• Top hammer drills create 86 DBLs and another drill will create 80 DBLs. Technology is changing to meet needs.
  • On-site receptors have the right to be protected from the noise and site plan will reflect that.
  • There is no MOE guideline associated with haul route noise. The noise would not be as great as other haul routes like around 5B on Hwy 24.
  • JDCL can control its truck through its truck policy.
  • This particular proposal has stifled the Olde Base upgrades, so the truck traffic is less than it would have if the upgrades had gone ahead.
  • Mr. Homenuk (expert for CCC) found the noise levels acceptable in one case of 65 DBLs acceptable for Creston Sand and Gravel.
  • JDCL has addressed noise, to acceptable levels.
  • With air quality the experts were very close in their opinions. Guidelines have been met.
  • Looking at Cultural Heritage, the record shows that the Ministry was very active.
  • No experts identified Rockside hamlet as having any special attributes.
  • Cultural Heritage was an important factor considered in CCRS process.
  • The report from the 1998 peer review, there was no "show-stopper" in the report from the Town.
  • Ministry had no concerns by 2005 and signed off on the application.
  • JDCL maintains Mr. Shinemans' conclusions in the 2005 Rockside study does not comply with the Regions and Town's policies.
  • JDCL maintains the Board should not rely on Shineman's evidence.
  • They have not done a cultural heritage assessment along the haul route, but that can be done during the EA.
  • All aspects on archeology have been signed off.
  • On visual impacts:  the experts all agreed the site is well screened from the north, the south and the east. That's significant. The focus was Winston Churchill.
  • Impacts will be reasonable and expected to what would occur in a situation like this.
  • Ms. Naylor (Town) felt there would be unacceptable impacts. Her maps used a very sensitive program and even so there were few properties that would be affected. This confirms that the site is very well shielded.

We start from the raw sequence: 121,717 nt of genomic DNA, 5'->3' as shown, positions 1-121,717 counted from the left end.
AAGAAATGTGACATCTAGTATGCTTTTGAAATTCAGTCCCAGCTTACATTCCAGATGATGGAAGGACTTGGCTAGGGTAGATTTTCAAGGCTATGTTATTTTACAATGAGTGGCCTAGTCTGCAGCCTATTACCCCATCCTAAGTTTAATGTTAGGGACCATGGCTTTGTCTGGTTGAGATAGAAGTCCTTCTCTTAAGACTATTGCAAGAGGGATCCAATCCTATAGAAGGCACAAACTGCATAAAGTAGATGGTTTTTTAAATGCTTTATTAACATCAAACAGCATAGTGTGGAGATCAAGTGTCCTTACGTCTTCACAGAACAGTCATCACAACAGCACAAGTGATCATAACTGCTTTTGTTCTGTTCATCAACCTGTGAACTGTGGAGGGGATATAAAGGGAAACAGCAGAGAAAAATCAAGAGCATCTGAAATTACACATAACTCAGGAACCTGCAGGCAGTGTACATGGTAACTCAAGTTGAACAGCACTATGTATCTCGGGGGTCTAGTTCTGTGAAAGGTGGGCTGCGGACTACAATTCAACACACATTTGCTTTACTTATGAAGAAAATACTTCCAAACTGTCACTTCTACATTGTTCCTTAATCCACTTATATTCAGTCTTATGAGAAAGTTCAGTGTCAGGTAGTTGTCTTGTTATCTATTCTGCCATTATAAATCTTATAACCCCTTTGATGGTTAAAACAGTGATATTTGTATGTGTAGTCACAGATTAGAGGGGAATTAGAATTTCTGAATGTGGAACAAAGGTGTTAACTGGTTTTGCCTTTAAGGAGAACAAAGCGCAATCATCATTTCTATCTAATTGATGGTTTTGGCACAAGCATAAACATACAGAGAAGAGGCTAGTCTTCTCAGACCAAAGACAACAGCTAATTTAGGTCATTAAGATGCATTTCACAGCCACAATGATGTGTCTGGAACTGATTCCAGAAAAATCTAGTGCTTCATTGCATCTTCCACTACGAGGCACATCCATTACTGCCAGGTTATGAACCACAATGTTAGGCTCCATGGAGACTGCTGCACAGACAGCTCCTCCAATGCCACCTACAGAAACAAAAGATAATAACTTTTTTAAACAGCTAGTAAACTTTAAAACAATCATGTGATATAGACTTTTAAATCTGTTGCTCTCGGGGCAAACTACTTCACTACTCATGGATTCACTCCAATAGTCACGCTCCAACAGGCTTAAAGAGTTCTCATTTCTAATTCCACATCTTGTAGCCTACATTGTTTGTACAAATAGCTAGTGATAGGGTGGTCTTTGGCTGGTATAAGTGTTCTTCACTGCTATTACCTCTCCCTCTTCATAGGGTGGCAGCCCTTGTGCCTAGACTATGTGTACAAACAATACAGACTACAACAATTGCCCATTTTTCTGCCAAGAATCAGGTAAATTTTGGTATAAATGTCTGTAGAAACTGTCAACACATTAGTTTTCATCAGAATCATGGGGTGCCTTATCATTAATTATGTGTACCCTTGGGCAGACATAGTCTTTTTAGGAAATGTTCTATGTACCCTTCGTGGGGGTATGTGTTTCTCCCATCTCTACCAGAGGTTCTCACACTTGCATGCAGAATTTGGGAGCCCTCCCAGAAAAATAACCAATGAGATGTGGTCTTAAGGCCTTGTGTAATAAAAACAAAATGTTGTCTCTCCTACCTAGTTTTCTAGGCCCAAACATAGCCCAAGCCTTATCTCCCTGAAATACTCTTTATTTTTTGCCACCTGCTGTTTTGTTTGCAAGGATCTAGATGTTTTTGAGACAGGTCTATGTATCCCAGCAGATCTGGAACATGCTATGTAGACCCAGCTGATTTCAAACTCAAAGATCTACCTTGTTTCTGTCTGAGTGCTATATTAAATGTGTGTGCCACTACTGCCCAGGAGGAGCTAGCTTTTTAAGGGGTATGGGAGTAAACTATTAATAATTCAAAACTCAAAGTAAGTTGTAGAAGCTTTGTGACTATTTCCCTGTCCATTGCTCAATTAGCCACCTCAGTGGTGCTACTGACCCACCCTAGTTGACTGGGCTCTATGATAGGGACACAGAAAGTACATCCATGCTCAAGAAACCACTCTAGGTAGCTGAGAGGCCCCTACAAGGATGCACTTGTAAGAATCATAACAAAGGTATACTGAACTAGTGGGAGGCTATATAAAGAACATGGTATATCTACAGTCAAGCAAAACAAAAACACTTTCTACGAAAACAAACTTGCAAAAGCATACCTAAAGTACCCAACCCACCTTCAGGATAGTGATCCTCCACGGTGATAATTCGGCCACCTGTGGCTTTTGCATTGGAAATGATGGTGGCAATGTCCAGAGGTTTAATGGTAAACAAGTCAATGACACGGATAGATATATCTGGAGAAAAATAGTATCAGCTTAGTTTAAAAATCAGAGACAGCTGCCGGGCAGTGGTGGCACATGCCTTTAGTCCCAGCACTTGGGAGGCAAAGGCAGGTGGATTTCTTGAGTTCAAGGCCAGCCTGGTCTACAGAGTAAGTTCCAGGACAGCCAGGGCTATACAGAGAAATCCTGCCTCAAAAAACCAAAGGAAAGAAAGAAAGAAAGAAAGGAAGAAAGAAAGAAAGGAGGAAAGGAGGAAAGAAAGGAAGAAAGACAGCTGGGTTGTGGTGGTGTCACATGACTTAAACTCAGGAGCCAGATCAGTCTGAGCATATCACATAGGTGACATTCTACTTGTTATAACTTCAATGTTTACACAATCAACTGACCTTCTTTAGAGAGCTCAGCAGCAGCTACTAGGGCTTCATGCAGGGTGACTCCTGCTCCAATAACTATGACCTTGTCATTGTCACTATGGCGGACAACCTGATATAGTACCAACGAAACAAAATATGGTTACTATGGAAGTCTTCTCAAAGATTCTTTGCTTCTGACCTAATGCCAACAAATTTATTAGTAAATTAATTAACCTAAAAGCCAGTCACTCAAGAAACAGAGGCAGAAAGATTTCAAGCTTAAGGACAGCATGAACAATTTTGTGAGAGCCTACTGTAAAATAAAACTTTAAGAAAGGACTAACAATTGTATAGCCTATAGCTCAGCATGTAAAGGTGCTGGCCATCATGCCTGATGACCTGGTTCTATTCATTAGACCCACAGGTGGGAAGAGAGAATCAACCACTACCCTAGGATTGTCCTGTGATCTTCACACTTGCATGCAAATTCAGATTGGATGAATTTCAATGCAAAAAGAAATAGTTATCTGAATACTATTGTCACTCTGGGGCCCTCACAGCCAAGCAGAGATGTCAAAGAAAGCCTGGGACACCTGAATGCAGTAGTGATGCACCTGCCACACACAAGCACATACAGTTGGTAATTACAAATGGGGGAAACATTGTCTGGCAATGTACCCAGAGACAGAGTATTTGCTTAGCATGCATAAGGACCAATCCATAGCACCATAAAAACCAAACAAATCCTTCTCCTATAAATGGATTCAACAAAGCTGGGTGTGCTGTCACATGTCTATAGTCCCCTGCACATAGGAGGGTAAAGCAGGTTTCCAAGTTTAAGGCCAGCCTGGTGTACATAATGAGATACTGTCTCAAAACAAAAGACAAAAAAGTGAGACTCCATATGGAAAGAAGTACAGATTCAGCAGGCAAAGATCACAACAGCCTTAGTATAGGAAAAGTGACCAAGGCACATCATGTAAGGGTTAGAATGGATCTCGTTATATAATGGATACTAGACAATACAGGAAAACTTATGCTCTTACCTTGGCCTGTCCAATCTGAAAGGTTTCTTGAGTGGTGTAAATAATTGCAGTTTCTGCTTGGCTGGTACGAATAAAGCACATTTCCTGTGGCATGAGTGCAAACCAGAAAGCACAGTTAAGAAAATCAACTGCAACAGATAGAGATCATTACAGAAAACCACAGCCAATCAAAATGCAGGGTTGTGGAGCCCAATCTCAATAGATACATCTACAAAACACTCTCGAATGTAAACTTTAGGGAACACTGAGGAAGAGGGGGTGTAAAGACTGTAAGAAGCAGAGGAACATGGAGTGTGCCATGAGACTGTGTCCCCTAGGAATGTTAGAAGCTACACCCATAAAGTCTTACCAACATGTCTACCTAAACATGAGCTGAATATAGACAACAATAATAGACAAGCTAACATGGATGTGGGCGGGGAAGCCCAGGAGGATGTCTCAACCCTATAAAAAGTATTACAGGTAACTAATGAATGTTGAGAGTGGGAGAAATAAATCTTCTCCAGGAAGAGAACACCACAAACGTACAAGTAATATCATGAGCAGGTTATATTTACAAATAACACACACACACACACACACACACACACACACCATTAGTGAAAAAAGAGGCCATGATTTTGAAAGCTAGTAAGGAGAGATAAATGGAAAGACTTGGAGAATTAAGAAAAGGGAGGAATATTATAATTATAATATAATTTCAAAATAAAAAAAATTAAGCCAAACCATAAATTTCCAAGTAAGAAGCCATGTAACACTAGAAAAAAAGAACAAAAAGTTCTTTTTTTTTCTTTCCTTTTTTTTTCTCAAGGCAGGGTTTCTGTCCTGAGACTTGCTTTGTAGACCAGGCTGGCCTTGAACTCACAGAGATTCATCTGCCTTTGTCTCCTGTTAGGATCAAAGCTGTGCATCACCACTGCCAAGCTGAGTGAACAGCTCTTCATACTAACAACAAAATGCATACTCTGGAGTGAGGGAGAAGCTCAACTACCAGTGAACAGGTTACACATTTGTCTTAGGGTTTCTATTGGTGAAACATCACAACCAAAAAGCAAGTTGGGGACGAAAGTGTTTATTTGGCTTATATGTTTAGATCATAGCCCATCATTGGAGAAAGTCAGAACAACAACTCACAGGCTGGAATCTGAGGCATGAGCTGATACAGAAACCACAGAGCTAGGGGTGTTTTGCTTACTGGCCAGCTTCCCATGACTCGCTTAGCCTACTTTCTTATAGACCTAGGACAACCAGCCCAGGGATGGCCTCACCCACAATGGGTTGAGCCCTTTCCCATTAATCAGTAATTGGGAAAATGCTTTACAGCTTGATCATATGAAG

• The berms are an area of contention. JDCL feels the berms would effectively screen the operation. Ms. Naylor thinks the berms themselves are unacceptable. We suggest this position is extreme and would nullify any extraction.
  • The NEP guidelines insist you put up berms.
  • Visual impacts were considered in the CCRS.
  • The berming is going to be of extremely high quality. It will be planted, etc.

Mr. Buhlman - speaking about water and engineering:

  • Overview will be at a pretty high level because he thinks there is only one real issue and that is when the additional work that is proposed to be done, is before licensing or after. 
  • Looking at the table of contents—he has approached it in the order of the evidence that was led.
  • Natural Environment /Hydrogeology/ Engineering/AMP impact assessment/Timing of additional work.
  • What is not at issue:
    • Mitigation must be there and everyone agrees with that. Mitigation and AMP are the integral.
    • Characterization of the site has agreement.
    • CBSES has been agreed to.
    • Agreement in the AMP in that there is uncertainty in the natural environment and there always is.
    • Everyone agrees that the AMP as a principle is appropriate.
    • The Model—there is agreement that it is a helpful tool and there is uncertainty with all models. There is disagreement on the type of model.